The main reason we left Congo was the war. When rebels tried to capture Goma, the city where I was born and raised and lived with my parents and siblings, we spent two weeks inside our houses. A lot of our friends died. There was a lot of looting, every day people come to your house. If you had no money, they would kill you. The war also meant that we could not get jobs. I finished my studies, but it was difficult to get a job. I thought Nairobi would be a better place for work and also there is more security. I love Goma so much. If the war would stop, security improved, and job opportunities came up, I would go back.
I travelled alone and arrived in Nairobi April 2019. I used a temporary Congolese passport to travel via Rwanda and Uganda but couldn’t use it to enter Kenya. I contacted some Kenyan friends who linked me to a smuggler in Kenya. This way, I was able to enter the country. I also did not have the $50 that was required as visa payment for Congolese nationals. I consider myself very lucky because I had no issues crossing the borders. A lot of people complain they have had difficulties. Throughout my journey, I used buses. It was quite expensive because I spent about $80 for the trip. I didn’t have enough money for everything so I prioritised paying the transport, so I could not afford the food I wanted.
Initially I stayed with a friend and later managed to get my own place. My family later joined me the same year and stayed at my house, but I later moved elsewhere within the same neighbourhood.
When I first got here, it was really hard because I didn’t have documents and the police would ask me for money. Several times, I was locked up in jail. I did get asylum documents later. The process is difficult and took quite some time but eventually we got our papers. I felt very bad during the process to the point that I wanted to return home, it took so long. Unfortunately I was robbed some time back, so I need to get them replaced.
I depend on myself. I have never received any assistance from anyone or group. I am employed at a church where I play the piano thrice a week. Leaving from home to work is expensive; I spend close to 200 Kenyan shillings (almost $2) on transport. When I’m not working there, I teach people the piano where I stay, or I go to where they are. In the future, I would like to establish a music school and teach our traditional music because Kenyans love Congolese music. From the earnings I get, I am able to support my family. My parents also work when they get some opportunities here and there.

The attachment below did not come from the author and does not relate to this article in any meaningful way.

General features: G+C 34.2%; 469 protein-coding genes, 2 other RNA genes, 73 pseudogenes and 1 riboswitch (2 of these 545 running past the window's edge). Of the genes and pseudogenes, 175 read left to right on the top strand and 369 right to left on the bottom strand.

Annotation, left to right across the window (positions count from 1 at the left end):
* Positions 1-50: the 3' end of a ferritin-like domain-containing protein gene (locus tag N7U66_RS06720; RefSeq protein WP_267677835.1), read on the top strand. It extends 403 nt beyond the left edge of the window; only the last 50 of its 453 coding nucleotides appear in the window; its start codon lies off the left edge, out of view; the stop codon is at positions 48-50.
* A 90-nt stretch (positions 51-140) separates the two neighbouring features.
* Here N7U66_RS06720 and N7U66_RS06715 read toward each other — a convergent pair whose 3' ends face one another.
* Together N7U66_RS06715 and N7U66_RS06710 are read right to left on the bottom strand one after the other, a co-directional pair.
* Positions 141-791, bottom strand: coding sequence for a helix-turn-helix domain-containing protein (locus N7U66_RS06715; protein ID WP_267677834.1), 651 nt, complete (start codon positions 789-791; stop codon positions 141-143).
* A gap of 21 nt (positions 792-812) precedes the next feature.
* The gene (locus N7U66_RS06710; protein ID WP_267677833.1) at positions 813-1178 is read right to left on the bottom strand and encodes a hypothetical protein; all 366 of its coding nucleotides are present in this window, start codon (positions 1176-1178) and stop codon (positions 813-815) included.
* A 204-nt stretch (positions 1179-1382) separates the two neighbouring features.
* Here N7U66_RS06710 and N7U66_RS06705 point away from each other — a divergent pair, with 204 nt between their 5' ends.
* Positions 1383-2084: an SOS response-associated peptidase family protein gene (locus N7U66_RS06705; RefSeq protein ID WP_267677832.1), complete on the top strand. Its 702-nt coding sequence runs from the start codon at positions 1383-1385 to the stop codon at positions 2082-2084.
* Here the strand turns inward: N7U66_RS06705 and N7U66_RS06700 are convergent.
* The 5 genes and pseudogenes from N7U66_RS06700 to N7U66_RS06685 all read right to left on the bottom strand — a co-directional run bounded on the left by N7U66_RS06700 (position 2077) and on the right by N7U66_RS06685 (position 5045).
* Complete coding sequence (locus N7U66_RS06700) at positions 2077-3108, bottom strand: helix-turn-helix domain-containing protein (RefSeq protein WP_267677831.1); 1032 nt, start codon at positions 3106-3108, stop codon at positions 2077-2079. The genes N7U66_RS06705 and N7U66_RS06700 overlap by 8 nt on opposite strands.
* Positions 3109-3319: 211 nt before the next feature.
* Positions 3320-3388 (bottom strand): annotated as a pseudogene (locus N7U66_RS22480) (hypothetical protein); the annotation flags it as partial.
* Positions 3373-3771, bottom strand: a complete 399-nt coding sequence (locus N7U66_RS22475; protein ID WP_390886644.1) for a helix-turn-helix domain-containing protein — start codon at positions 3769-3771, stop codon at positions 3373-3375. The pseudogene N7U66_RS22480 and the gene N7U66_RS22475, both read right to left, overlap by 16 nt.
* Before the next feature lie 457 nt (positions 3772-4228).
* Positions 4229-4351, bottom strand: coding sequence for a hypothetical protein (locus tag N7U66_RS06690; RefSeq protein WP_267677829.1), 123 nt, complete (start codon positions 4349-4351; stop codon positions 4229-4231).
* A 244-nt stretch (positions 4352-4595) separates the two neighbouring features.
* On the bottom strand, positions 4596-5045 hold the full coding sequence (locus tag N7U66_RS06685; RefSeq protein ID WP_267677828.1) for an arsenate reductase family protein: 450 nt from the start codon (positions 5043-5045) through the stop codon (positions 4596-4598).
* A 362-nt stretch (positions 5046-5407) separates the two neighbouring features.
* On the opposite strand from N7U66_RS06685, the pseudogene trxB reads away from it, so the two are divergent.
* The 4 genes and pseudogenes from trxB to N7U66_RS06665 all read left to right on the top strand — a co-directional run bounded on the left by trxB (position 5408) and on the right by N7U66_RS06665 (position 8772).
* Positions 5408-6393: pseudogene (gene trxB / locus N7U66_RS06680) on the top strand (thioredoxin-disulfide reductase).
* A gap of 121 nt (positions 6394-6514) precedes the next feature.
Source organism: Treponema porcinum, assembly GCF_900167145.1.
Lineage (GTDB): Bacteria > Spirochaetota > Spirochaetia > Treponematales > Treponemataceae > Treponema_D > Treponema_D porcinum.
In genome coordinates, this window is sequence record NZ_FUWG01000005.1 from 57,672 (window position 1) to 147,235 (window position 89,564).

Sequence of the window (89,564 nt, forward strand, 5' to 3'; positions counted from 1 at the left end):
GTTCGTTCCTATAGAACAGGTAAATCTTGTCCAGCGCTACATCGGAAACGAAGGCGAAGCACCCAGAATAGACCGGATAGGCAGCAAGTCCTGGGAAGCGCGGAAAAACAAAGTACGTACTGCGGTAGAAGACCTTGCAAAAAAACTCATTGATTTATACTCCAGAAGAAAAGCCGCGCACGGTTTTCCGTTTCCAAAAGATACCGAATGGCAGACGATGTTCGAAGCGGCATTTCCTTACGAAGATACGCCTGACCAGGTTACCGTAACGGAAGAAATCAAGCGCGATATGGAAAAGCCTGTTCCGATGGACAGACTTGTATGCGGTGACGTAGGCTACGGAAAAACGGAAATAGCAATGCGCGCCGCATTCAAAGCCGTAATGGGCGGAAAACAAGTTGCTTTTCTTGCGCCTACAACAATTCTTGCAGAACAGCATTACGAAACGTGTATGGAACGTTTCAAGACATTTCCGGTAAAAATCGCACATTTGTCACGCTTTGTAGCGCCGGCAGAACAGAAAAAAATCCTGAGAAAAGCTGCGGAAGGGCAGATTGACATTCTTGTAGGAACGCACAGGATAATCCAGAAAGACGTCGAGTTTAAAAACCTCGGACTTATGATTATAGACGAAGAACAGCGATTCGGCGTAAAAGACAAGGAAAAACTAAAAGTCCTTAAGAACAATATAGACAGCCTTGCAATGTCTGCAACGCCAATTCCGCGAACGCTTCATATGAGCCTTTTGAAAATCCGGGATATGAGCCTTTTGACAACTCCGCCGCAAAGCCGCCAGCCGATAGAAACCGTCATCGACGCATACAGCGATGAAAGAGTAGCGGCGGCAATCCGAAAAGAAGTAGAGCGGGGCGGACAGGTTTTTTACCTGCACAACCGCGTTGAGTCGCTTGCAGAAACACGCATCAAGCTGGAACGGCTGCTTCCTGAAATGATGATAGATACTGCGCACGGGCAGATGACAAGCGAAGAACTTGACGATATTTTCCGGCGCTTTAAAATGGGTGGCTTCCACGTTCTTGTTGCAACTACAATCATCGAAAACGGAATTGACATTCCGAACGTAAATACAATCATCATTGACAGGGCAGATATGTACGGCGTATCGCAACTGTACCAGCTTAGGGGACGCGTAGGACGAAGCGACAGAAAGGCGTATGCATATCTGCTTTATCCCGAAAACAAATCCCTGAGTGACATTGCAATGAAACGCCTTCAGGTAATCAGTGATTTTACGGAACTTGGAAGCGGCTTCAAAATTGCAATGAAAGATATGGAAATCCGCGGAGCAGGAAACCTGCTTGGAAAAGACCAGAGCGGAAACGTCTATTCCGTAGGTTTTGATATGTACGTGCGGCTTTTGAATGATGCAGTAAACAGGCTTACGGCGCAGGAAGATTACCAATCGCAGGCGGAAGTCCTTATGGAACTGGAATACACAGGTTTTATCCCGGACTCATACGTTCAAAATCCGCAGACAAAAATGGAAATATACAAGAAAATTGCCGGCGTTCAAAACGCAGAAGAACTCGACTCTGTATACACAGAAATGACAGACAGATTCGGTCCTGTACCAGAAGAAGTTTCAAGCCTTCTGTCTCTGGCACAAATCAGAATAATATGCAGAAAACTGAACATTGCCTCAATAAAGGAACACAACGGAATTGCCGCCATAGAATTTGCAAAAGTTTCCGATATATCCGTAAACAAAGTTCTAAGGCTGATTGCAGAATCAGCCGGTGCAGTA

Kenyans are welcoming of foreigners in general. You even see Congolese -Kenyan couples. I have very many Kenyan friends among the people I teach music to. Many Kenyans have been very accepting of the Congolese community here, but some are not, especially when they learn about one’s status, and also when it comes to work. So, I usually don’t talk about my status.
When I was learning English at an institution some days back, the people there were talking badly about refugees. I felt discriminated because they didn’t seem to understand why I left my home. Even the time we were applying for asylum, I felt discriminated because of the nature of the process. It took so long. Some Kenyans have openly told me I am not like other Congolese, especially the Banyamulenge because they are proud, and that I am much nicer. So it is possible other foreigners are being treated differently.
I feel Nairobi is a safe place especially compared to Goma. There you cannot be outside past 7 pm. Here, you can work until midnight. I think all these issues in Nairobi (theft, robbery, break-ins, etc) are common to any place.
The money is very good here compared to Goma. It is also much easier to find a job, although work permits are hard to get. But once you have one, you can get a good job. The living conditions compared to Goma are also much better. Although we could get food while in Goma, it is much easier to access here. Security is better here as well. I think education in Kenya and Nairobi is much better than in Congo so it would be a great advantage to my siblings.
The only reason my family and I are still here is because we are waiting for an opportunity to go to Canada. I believe Canada has good schools and that’s why I really want to go there. I’m just waiting for an opportunity to go and pursue my music career.
 ‘Urban Voices’ presents seven stories from migrants and refugees living in cities drawn from detailed individual interviews conducted by MMC. They often illustrate the non-linear nature of so many migrant and refugee journeys – characterised by the twists and turns in many migrants’ erratic lives. They serve to offer evidence towards a new concept recently introduced in migration studies of circumstantial migration to describe how “migration trajectories and experiences unfold in unpredictable ways under the influence of micro-level context and coincidence.” [Carling, J. and Haugen (2020) Circumstantial migration: how Gambian journeys to China enrich migration theory. Journal of Ethnic and Migration Studies.] MMC did not record the names of respondents and all names in this ‘urban voices’ series are aliases.